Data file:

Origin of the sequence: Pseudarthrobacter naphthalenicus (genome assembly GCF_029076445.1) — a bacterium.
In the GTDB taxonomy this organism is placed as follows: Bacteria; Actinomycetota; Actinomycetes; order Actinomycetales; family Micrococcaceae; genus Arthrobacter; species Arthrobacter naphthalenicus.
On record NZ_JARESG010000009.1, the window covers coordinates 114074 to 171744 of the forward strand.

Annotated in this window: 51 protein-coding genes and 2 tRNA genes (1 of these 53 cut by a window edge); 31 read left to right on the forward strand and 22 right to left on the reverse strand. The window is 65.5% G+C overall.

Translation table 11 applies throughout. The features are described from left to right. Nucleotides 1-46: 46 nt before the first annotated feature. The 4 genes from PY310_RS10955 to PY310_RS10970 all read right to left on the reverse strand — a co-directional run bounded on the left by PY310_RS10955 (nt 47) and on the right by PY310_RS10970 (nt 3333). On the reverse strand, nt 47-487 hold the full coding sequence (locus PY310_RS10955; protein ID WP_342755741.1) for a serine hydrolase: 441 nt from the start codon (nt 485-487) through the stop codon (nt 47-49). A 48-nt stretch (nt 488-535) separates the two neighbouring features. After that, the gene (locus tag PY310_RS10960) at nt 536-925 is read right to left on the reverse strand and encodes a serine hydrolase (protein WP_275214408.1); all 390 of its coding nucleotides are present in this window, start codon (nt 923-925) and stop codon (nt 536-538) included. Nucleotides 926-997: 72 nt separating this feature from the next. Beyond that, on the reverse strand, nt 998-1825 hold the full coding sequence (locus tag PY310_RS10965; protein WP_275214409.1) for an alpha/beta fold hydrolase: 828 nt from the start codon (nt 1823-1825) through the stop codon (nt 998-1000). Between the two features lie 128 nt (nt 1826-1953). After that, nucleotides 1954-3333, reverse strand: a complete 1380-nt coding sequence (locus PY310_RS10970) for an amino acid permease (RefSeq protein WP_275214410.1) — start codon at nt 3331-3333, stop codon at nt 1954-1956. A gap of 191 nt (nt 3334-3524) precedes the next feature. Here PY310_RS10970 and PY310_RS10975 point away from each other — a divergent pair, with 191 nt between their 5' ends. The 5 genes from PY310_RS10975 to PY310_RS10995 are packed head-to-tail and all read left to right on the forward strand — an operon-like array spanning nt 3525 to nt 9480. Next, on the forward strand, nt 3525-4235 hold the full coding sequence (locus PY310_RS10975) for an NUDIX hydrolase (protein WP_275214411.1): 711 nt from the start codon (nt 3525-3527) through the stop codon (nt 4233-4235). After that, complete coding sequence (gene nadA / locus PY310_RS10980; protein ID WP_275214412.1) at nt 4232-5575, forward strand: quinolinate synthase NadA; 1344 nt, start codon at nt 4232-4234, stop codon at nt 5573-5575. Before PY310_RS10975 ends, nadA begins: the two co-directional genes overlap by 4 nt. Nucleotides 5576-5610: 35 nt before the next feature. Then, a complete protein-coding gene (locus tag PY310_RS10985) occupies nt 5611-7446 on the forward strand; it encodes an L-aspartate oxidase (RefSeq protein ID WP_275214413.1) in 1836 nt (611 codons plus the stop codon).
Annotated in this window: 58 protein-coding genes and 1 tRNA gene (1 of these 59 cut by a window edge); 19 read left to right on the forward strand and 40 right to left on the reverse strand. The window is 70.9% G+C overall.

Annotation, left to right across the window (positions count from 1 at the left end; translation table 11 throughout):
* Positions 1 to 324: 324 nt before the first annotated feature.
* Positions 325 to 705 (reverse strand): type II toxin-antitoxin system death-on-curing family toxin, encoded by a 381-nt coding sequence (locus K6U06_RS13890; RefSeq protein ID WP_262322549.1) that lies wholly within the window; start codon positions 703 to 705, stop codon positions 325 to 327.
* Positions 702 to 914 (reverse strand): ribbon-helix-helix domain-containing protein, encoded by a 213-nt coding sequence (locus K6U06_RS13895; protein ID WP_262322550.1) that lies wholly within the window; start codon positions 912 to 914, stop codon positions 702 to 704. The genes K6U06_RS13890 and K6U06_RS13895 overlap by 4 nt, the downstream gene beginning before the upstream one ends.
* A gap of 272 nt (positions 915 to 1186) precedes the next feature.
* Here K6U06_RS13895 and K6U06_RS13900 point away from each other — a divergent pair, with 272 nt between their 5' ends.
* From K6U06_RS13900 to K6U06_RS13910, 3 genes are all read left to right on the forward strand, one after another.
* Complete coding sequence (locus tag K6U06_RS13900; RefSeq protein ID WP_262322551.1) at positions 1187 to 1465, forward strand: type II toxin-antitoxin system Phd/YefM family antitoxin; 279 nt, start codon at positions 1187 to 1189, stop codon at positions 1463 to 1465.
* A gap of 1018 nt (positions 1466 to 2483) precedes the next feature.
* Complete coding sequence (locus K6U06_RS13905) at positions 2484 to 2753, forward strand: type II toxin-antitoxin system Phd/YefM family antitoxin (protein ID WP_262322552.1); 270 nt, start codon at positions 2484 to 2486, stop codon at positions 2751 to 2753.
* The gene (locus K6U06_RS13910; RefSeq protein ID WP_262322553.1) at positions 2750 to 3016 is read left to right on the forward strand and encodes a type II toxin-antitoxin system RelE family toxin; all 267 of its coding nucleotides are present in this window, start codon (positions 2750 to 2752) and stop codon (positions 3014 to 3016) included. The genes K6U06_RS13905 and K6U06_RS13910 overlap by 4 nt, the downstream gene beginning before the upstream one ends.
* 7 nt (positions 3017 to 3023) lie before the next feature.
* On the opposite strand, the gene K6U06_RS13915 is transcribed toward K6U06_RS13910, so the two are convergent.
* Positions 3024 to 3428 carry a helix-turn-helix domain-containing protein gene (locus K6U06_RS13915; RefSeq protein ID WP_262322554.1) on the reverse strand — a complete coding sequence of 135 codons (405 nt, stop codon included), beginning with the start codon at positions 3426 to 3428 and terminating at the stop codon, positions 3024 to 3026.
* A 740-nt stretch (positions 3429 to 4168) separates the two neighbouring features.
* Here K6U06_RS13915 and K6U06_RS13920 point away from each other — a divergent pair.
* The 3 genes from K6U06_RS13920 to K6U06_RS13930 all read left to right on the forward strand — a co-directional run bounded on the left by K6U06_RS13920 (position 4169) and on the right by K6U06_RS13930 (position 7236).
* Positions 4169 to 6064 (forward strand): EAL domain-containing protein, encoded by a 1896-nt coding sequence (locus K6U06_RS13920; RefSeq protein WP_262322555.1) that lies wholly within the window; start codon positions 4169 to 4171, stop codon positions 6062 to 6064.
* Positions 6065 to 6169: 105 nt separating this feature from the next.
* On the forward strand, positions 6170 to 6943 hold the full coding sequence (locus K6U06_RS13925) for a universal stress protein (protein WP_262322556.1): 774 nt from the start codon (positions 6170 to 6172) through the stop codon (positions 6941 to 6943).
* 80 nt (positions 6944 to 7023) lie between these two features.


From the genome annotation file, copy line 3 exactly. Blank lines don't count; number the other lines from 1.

On record NZ_JARESG010000009.1, the window covers coordinates 114074 to 171744 of the forward strand.